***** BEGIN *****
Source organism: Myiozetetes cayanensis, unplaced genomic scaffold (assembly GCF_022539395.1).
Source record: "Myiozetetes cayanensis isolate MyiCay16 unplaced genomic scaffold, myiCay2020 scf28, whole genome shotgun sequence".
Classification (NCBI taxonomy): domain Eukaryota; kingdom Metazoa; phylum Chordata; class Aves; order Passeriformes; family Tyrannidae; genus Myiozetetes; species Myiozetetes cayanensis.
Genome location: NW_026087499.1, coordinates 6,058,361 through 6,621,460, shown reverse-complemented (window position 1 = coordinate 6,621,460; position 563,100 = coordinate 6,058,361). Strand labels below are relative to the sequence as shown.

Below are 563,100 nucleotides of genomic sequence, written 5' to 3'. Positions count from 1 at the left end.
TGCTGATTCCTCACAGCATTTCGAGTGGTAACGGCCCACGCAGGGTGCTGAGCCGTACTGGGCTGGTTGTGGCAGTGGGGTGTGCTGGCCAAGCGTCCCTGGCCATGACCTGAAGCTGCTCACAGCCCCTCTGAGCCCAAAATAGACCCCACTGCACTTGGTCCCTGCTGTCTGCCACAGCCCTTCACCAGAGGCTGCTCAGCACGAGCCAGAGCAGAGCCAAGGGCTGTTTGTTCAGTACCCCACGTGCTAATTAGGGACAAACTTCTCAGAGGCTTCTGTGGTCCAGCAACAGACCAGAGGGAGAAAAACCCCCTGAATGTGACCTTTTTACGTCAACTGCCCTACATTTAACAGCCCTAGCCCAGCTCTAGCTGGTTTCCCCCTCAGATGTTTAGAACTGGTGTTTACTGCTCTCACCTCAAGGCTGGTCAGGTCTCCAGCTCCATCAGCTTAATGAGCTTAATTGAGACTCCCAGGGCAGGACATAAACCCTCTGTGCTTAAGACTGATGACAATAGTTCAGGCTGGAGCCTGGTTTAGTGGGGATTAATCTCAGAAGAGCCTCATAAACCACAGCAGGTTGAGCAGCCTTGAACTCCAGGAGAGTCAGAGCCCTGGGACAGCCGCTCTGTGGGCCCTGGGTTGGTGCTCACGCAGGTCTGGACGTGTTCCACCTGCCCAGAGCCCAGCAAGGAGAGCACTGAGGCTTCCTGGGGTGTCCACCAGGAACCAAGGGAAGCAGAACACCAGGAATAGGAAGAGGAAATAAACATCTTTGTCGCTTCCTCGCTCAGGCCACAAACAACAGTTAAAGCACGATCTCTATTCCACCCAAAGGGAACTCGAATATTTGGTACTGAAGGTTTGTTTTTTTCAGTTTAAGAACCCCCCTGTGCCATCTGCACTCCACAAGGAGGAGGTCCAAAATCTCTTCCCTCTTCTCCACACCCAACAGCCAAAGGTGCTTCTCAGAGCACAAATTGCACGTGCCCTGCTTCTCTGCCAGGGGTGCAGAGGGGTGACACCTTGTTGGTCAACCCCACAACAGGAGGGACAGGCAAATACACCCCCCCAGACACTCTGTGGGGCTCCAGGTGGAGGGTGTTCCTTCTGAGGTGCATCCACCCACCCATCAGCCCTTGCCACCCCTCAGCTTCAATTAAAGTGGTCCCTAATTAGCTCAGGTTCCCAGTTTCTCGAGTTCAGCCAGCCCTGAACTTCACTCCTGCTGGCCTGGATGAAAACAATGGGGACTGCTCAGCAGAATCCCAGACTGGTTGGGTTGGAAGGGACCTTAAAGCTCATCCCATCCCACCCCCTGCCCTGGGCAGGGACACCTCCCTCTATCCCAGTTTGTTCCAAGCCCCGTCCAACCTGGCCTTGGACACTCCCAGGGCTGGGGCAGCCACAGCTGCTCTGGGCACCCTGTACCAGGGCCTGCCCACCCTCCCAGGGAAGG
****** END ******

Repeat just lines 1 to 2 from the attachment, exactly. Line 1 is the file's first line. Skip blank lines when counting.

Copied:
Source organism: Myiozetetes cayanensis, unplaced genomic scaffold (assembly GCF_022539395.1).
Source record: "Myiozetetes cayanensis isolate MyiCay16 unplaced genomic scaffold, myiCay2020 scf28, whole genome shotgun sequence".